The Audience guys--President John McDonald, National Sales Mananger Richard Colburn and design engineer Roger Sheker--also had their gear displays set-up in the room. It was funny how visitors to our room were split up between the Unison faithful and the Audience faithful. Nevertheless, the Audience cabling and power conditioning worked extremely well with our gear, and we've decided to share once again at the Jacksonville AXPONA show in March. They were absolutely great room partners and were enormously helpful. And Richard has great taste in music.
I know what you're thinking...no vinyl in the room? Aren't you the Vinyl Anachronist? WTF, Marc? Hold on there...we did bring our Giro turntable to the show. You just had to head down the hall to the Joseph Audio room to hear it. Most of you know I'm a huge fan of Jeff Joseph's loudspeakers, and I looked forward to hearing how the Giro would do in a non-Unison/Opera system. As usual, Jeff used Bel Canto electronics and digital sources, mated to his flagship Pearl2 speakers with Cardas Audio Clear Beyond cables.
But what's that cartridge on the Giro? Could it be...why yes, it is...the Hyperion cartridge from Soundsmith! That's the cartridge I've raved about, the one with the cactus needle cantilever. I've been thinking about buying another cartridge for my Giro (the Transfiguration Axia is probably leading the field right now), but I'm glad I got to hear this exquisite cartridge, one of my absolute faves right now, taking the Giro to the limit.
Most people wouldn't put a $7000 cartridge on a $3995 turntable/arm combo, but the Giro received a lot of love and respect in the Joseph room. I spoke with Soundsmith's Peter Ledermann again, and he's a warm, friendly yet brilliant man who makes a killer product. While I set up the turntable for Jeff, Peter came in afterward and mounted the Hyperion. I'm glad I didn't have to do it--I get a little nervous when I'm dealing with super-expensive cartridges. I'd hate to screw it all up with all those people watching me.
Once the show was underway, I did my best (along with Bart and Colleen) to show off our system. Feedback was uniformly positive, with many visitors remarking how great are system sounded for a relatively reasonable price. CES is different from most trade shows since the general public can't attend, so fewer people were coming in, sitting down and listening to music. Most of the time we were talking to prospective dealers, supplying product information to journalists and just hanging out with our industry friends. But nearly every visitor stopped at some point, looked at the system, and said something like "Wow, that's really nice!"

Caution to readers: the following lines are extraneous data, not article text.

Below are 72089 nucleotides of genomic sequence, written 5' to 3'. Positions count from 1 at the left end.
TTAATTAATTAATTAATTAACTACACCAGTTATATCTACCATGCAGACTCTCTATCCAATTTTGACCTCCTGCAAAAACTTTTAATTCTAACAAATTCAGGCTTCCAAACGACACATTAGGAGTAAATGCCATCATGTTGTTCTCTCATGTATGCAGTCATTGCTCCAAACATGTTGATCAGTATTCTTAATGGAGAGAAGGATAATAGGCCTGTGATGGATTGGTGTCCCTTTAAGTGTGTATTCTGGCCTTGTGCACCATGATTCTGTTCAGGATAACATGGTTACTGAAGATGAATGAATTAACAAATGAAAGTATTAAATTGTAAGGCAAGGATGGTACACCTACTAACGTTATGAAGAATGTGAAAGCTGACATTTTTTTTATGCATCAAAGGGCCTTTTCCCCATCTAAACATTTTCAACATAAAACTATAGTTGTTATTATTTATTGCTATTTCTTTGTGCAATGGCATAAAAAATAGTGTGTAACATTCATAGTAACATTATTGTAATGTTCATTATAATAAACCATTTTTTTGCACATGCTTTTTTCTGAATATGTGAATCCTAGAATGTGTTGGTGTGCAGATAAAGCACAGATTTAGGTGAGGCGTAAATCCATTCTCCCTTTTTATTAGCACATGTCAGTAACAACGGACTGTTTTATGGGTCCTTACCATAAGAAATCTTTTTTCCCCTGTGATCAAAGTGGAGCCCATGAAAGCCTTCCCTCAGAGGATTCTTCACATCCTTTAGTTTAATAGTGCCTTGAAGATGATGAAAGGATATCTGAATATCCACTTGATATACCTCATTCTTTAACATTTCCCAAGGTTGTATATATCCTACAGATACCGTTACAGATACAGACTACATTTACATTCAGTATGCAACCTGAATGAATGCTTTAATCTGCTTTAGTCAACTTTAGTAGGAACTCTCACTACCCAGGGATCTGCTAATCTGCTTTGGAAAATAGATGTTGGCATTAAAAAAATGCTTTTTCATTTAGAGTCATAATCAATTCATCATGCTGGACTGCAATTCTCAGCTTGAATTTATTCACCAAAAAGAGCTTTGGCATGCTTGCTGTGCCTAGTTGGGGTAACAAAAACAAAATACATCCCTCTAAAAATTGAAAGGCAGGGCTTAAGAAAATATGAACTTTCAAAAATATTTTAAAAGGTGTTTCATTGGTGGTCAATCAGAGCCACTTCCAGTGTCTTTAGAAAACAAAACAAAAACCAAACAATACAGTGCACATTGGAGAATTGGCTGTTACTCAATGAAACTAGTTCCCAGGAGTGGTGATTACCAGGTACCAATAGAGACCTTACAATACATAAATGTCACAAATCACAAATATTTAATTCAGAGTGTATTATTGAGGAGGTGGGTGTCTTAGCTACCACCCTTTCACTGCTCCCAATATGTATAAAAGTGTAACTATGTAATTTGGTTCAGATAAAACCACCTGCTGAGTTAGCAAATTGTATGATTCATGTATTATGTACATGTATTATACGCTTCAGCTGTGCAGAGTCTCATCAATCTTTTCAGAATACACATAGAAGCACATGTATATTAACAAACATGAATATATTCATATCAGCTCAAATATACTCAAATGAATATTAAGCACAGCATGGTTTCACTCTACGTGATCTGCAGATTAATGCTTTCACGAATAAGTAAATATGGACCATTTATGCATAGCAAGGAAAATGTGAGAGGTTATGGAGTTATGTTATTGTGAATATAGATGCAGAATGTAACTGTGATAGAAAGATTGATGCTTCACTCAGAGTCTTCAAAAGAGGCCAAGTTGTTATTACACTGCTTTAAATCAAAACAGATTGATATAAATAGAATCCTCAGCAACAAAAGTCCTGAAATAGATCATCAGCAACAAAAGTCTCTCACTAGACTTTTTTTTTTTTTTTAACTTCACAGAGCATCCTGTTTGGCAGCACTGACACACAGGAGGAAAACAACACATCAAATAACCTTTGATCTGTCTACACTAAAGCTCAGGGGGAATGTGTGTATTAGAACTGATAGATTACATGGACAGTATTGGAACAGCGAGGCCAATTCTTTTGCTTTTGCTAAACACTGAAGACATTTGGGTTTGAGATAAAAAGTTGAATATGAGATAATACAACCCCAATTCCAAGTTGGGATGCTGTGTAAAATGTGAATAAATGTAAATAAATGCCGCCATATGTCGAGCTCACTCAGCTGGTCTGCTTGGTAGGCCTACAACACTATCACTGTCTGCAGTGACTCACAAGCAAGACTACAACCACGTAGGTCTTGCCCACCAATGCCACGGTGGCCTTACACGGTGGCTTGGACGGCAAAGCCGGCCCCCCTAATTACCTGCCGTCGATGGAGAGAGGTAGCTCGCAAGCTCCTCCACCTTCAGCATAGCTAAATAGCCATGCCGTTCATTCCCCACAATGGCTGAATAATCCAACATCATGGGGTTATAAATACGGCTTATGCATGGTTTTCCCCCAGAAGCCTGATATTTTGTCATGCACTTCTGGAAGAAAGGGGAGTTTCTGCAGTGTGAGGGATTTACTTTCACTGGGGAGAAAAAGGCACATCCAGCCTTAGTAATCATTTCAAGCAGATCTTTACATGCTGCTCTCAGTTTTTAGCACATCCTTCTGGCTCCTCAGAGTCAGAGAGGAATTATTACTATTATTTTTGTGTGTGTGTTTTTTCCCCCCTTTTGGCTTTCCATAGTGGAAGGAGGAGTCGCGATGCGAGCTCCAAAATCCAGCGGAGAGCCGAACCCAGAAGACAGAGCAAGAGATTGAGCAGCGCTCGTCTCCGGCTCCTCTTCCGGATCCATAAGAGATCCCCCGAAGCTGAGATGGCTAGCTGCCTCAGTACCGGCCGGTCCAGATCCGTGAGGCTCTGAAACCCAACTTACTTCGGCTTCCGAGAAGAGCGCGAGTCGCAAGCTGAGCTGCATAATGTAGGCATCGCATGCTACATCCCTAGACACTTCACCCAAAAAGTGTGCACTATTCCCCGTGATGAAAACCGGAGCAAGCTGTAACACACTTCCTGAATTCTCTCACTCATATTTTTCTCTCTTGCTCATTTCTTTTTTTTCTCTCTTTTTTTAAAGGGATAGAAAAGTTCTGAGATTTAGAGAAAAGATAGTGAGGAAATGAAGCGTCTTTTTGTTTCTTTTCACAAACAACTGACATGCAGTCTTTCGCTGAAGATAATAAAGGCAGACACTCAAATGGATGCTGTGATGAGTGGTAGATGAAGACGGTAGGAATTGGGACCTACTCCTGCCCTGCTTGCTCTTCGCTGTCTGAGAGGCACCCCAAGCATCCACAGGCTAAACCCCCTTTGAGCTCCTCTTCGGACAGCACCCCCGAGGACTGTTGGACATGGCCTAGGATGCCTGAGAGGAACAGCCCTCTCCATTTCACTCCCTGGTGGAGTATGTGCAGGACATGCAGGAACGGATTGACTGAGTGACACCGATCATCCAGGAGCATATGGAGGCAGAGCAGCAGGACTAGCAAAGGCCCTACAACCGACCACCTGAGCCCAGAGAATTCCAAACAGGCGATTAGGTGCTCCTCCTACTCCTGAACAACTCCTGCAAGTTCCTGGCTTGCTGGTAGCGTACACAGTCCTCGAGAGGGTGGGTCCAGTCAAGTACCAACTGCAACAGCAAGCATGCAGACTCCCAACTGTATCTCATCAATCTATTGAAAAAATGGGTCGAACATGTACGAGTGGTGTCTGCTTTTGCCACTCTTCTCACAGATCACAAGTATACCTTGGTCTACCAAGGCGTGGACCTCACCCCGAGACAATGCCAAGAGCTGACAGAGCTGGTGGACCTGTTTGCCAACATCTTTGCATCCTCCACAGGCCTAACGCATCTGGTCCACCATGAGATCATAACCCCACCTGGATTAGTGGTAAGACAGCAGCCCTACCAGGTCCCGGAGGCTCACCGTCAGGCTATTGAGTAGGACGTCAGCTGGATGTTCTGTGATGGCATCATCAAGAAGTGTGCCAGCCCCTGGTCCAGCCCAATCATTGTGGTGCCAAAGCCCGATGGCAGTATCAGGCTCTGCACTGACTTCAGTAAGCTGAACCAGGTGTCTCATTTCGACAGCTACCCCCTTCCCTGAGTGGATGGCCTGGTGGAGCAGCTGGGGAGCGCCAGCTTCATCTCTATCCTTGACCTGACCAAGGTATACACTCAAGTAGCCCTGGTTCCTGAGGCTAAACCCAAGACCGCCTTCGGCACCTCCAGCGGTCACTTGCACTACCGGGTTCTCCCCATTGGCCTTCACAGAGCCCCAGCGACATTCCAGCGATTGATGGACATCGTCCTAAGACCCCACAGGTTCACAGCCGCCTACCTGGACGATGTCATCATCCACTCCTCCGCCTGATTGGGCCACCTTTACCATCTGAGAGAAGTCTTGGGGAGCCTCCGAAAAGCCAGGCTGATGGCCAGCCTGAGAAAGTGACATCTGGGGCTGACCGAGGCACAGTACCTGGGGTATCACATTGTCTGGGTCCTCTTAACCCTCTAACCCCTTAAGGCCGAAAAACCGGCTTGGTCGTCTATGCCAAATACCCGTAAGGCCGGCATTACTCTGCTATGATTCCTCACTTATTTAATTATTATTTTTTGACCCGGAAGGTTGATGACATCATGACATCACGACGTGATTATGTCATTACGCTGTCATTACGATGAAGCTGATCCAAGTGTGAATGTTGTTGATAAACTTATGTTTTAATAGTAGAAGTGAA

When the show was over, Colleen and I had several new dealers, some very productive meetings and quite a deal of coverage from the audio press. Bart was very happy at the end of Day 4, and told his father back in Italy that it was one of the best CES shows ever. For Colleen and I, it's on to New Jersey at the beginning of March for a dealer event at Audio Doctor, then straight to Jacksonville for AXPONA. This time, however, we're flying.
I'll have a few more blog entries concerning some of the things I saw at the 2012, so check back.
Tuesday, January 17, 2012
My first piece for Positive Feedback Online, which chronicles CCI's adventures at CES 2012, is now online.
I'll have more posts documenting my adventures at CES 2012 as an exhibitor, and they will appear over the next few days. I have lots of news and a few interesting stories to tell, so check back.
Monday, January 9, 2012
Our room at CES is set up and ready to go! In this pic we have the Unison Research Unico 50 integrated, Unico CDE CD player, Opera Loudspeakers Quinta, Audience adeptResponse power conditioner, Quadraspire rack and cabling by Audience.
Here's another pic of our room with the Unison Research Unico Primo integrated, Unison Research Unico Primo CD player and the Unison Research Simply Italy integrated.
If you're attending CES, please stop by and visit us at room 29-117 at the Venetian. You can also meet Colleen Cardas, my partner at CCI, and Bartolomeo Nasta or Unison and Opera.
Thursday, January 5, 2012
David Archimbault of Vinyl Nirvana has just posted his ten favorite vintage turntable projects of 2011 here.
If you follow David's work at Vinyl Nirvana, you'll know he's one of the premier turntable restorers in the world. His list is full of the usual suspects from AR, Thorens and more. Unfortunately all of these beauties have been sold, but you can certainly reserve a 'table for 2012 by checking out his list of current projects which is listed on his website.